Thursday, October 27, 2011

HALLOWEEN COUNTDOWN: Horror on a minimum wage

Directed by Ti West
Starring Sara Paxton, Pat Healy and Kelly McGillis

If you had told me that the next movie from the guy behind House of the Devil was also going to be a throwback to an earlier style of horror, I certainly wouldn't have been surprised. But if you'd told me that he was making a slow-burn ghost story with very little gore, along the lines of the original The Haunting or Les Diaboliques, then I'd probably say you were crazy.

But that is, in fact, what writer/director/editor Ti West has given us, and it's pretty darn good.

The story concerns itself with the last weekend of business for an old inn called the Yankee Pedlar, in a declining town in the New England. It's clear that the owner is only interested in keeping the place from burning down, so the entire staff for the weekend is two young people working the front desk, trading off 12 hour shifts. Claire (Sara Paxton), the younger of the two, is an imaginative, sweet, and naive college drop-out still trying to figure out what she wants to do with her life. Luke (Pat Healy), several years older, is a burned-out cynic, unwilling to do even the minimum amount of work the inn's paltry two guests request. (One of the subtler running jokes is Luke's refusal to put towels in any of the rooms no matter how many times a guest asks).

Perhaps the only thing interesting about Luke (and the main topic of conversation between him and Claire) is that he is an amateur ghost-hunter, with a website (albeit one that makes old Geocities sites look professional) devoted to the hauntings at the inn. There's a rather generic legend about the place and a young woman who supposedly killed herself after being stood up at the altar, and Luke has convinced Claire that the young woman, named Madeleine O'Malley, still haunts the place These two working stiffs have decided that they're going to make the most of this long weekend by actually recording some manner of supernatural phenomenon.

At first, they have about the success you would expect from two amateur ghost-hunters, but when Claire is recording audio phenomenon alone, she records something that might be supernatural. And when she consults with one of their guests (as much out of loneliness and fear as for any credible reason), the guest (Kelly McGillis) turns out to be a faith healer, who makes contact with a ghost who may be Madeleine and warns her to stay out of the basement...

I know up above I compared this to a slow-burn horror movie like Les Diaboliques or The Haunting, but in the early parts, The Innkeepers plays like a low-key, quirky character study of two listless young people (a la Tiny Furniture or Ghost World or a Swanberg pic), with some laughs and the occasional jump-scares. In a slasher film, Luke would be the prank-happy annoying nerd who gets killed off quickly, but this is a film about three people and the body-count is actually very low.

If the idea of Tiny Furniture (Lena Dunham makes a brief cameo as an over-sharing barista) and The Haunting swapping DNA sounds to you like the worst thing ever, you aren't being fair to the film. The amount of time we spend getting to know the characters means that when they are threatened by the supernatural, we're genuinely concerned. And by then, we also know the tics and quirks that will cause them to react a certain way.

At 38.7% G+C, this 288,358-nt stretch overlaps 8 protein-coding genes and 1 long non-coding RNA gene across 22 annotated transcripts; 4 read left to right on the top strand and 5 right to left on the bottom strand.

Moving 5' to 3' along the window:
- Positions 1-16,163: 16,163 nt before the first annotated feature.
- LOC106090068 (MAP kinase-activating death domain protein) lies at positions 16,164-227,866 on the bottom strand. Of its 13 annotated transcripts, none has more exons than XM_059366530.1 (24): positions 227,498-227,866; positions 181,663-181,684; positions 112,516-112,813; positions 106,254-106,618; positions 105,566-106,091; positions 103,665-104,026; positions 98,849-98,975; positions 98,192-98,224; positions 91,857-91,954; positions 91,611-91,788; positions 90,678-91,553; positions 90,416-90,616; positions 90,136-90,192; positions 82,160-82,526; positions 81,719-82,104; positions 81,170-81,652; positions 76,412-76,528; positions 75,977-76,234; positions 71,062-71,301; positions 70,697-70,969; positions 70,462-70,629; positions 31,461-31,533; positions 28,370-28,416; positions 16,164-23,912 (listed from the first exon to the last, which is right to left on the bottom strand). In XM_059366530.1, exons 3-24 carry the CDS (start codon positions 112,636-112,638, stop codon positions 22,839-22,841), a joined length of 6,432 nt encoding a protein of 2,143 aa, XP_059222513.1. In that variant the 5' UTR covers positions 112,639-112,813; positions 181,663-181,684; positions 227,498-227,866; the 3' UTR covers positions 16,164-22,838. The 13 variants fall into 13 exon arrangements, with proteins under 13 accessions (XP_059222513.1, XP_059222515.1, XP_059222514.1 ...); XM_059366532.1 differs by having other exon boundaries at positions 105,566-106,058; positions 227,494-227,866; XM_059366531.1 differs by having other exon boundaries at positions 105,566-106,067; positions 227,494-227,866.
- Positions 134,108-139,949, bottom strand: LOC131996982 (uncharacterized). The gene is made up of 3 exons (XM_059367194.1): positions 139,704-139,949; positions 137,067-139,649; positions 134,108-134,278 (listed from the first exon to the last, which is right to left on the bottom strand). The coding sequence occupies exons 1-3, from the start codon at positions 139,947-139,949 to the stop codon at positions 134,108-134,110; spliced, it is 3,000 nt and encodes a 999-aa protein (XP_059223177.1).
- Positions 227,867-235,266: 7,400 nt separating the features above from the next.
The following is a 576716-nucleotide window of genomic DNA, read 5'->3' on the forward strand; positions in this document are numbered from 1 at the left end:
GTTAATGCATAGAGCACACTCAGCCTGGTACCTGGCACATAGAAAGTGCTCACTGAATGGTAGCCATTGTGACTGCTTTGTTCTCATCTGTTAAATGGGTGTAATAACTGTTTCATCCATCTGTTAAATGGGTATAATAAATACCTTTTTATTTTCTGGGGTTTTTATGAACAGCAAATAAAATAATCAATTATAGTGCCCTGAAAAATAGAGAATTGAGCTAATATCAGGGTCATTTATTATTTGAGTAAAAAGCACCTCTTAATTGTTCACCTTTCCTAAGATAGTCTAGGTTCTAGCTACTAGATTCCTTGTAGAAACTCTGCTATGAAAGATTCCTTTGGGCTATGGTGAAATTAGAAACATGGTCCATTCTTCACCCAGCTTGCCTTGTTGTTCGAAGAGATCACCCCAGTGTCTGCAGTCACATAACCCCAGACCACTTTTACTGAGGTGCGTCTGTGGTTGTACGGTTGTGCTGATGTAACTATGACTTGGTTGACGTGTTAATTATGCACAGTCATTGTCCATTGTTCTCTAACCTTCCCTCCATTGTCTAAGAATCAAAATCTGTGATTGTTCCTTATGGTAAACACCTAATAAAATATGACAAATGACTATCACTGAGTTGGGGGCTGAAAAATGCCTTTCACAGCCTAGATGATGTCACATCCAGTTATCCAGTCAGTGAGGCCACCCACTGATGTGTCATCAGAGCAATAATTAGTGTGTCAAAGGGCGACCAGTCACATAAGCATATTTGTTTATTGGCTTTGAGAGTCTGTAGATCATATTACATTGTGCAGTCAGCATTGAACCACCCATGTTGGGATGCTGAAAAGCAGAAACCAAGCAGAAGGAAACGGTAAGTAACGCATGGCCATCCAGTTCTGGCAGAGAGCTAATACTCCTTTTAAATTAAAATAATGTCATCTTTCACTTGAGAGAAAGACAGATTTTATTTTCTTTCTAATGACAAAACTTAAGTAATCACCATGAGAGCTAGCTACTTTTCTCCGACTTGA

West and his cast deserve a lot of credit for the careful and credible way they build the relationship between Claire and Luke. It's clear that they've mainly become friends because they spend so much time with just each other for company. And while Claire is definitely the most sympathetic of the two, Luke rings very true. If you've ever worked a minimum-wage job, you've probably known a burn-out like Luke, not really as great as he thinks he is, but with one or two characteristics that, to a callow youth, make him seem cool. For Claire, it's Luke's ghost-hunting site. For me, it was that a co-worker's rock band.

But Claire is the protagonist , and she's a refreshingly complex female character. She's a little jumpy and nervous, but she also shows the most courage of any of the characters we encounter. Even though the thought of trash juice dripping on her as she throws garbage in the dumpster grosses her out, she's willing to risk life and limb to save the soul of a restless ghost. And Sara Paxton plays it all with a lack of self-consciousness that's very lived-in.

And the other nice thing about the slow build is that, by the time the spooky stuff starts, we know the inn very well. It's almost as much a character as Claire and Luke, and, despite being a real, functioning inn, is definitely a triumph of production design. It's picturesque and creepy, but never feels like a soundstage creation.

The other element I have to give West kudos for is the balance he strikes between what we know and what is left (often rather horrifyingly) unsaid. [Possible Spoilers] Our characters assume the ghost haunting the Inn is Madeleine O'Malley, but a lot of the other evidence and the words of McGillis' character suggests there are at least three ghosts haunting the inn, and it's never proven that O'Malley is one of the three. (There is an angry ghost bride, but I would suggest the events that unfold in the Honeymoon suite suggest there's an more than one possibility for that ghost). And yet, there's an internal coherence to the way the hauntings happen and the way they interact with the cast that suggests a logic and a backstory to what's happening, only our protagonists misunderstand it.

Much like the original The Haunting or the early parts of Hell House, what's so creepy and tragic about the events that unfold is that we don't even know why the ghosts selected the victim they did, or for what purpose.